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Bariatric Surgery in Moderately Obese Patients: A Prospective Study

DOI: 10.1155/2013/276183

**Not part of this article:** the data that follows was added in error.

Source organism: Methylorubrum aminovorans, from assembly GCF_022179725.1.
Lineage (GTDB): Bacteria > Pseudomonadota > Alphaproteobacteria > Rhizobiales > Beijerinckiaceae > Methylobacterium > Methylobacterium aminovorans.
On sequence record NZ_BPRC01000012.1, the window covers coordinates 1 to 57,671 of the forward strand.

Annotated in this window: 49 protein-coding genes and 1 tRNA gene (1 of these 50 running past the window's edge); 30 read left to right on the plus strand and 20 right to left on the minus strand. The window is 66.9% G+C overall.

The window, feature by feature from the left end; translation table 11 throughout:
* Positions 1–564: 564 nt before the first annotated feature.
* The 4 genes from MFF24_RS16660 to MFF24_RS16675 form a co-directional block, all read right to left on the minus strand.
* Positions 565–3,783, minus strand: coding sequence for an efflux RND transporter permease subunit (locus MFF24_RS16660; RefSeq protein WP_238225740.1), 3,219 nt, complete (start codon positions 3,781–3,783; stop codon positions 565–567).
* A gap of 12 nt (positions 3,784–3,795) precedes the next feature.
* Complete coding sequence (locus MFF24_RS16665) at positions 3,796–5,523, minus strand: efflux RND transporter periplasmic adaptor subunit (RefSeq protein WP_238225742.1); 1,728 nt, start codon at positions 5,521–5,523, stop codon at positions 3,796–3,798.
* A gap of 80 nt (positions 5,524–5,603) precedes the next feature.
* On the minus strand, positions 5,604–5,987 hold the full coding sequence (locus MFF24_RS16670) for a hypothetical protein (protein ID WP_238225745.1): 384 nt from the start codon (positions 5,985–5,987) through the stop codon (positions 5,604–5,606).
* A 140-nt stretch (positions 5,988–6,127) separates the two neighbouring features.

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Introduction. Moderate obesity (BMI 30–35?kg/m2) affects 25% of the western population. The role of bariatric surgery in this context is currently debated, reserved for patients with comorbidity, as an alternative to conservative medical treatment. We describe our experience in moderately obese patients treated with bariatric surgery. Materials and Methods. Between September 2011 and September 2012, 25 patients with grade I obesity and comorbidities underwent bariatric surgery: preoperative mean BMI 33.2?kg/m2, 10 males, mean age 42 years. In presence of type 2 diabetes mellitus (T2DM) (56%), gastric bypass was performed; in cases with hypertension (64%) and obstructive sleep apnea (OSA) (12%), sleeve gastrectomy was performed. All operations were performed laparoscopically. Results. Mean follow-up was 12.4 months. A postoperative complication occurred: bleeding from the trocar site was resolved with surgery in local anesthesia. Reduction in average BMI was 6 points, with a value of 27.2?kg/m2. Of the 14 patients with T2DM, 12 (86%) discontinued medical therapy because of a normalization of glycemia. Of the 16 patients with arterial hypertension, 14 (87%) showed remission and 2 (13%) improvement. Complete remission was observed in patients with OSAS. Conclusions. The results of our study support the validity of bariatric surgery in patients with BMI 30–35?kg/m2. Our opinion is that, in the future, bariatric surgery could be successful in selected cases of moderately obese patients. 1. Introduction Obesity is a world epidemic with remarkable sanitary, social, and economic consequences. Clinically, severe or morbid obesity is defined as values of BMI in the Class III (BMI ≥ 40?kg/m2) and Class II (35 ≤ BMI ≥ 39.9?kg/m2 in the presence of comorbidities). Obesity is associated with an increased hazard ratio for all-cause mortality [1], as well as significant comorbidity [2]. According to different studies, 25% of the western population is affected by some degree of obesity that can be defined as moderate or Class I obesity (BMI between 30–35?kg/m2). According to the literature, also patients with Class I obesity have a definite risk of significant comorbidity, such as diabetes mellitus, hypertension, dyslipidemia, obstructive sleep apnea syndrome, and mortality [3]. Other studies suggest that the clinical picture of patients affected by Class I obesity can be improved as well as in patients with severe obesity by bariatric surgery, with weight loss and resolution of comorbidities. The present prospective study aimed to investigate the improvements or

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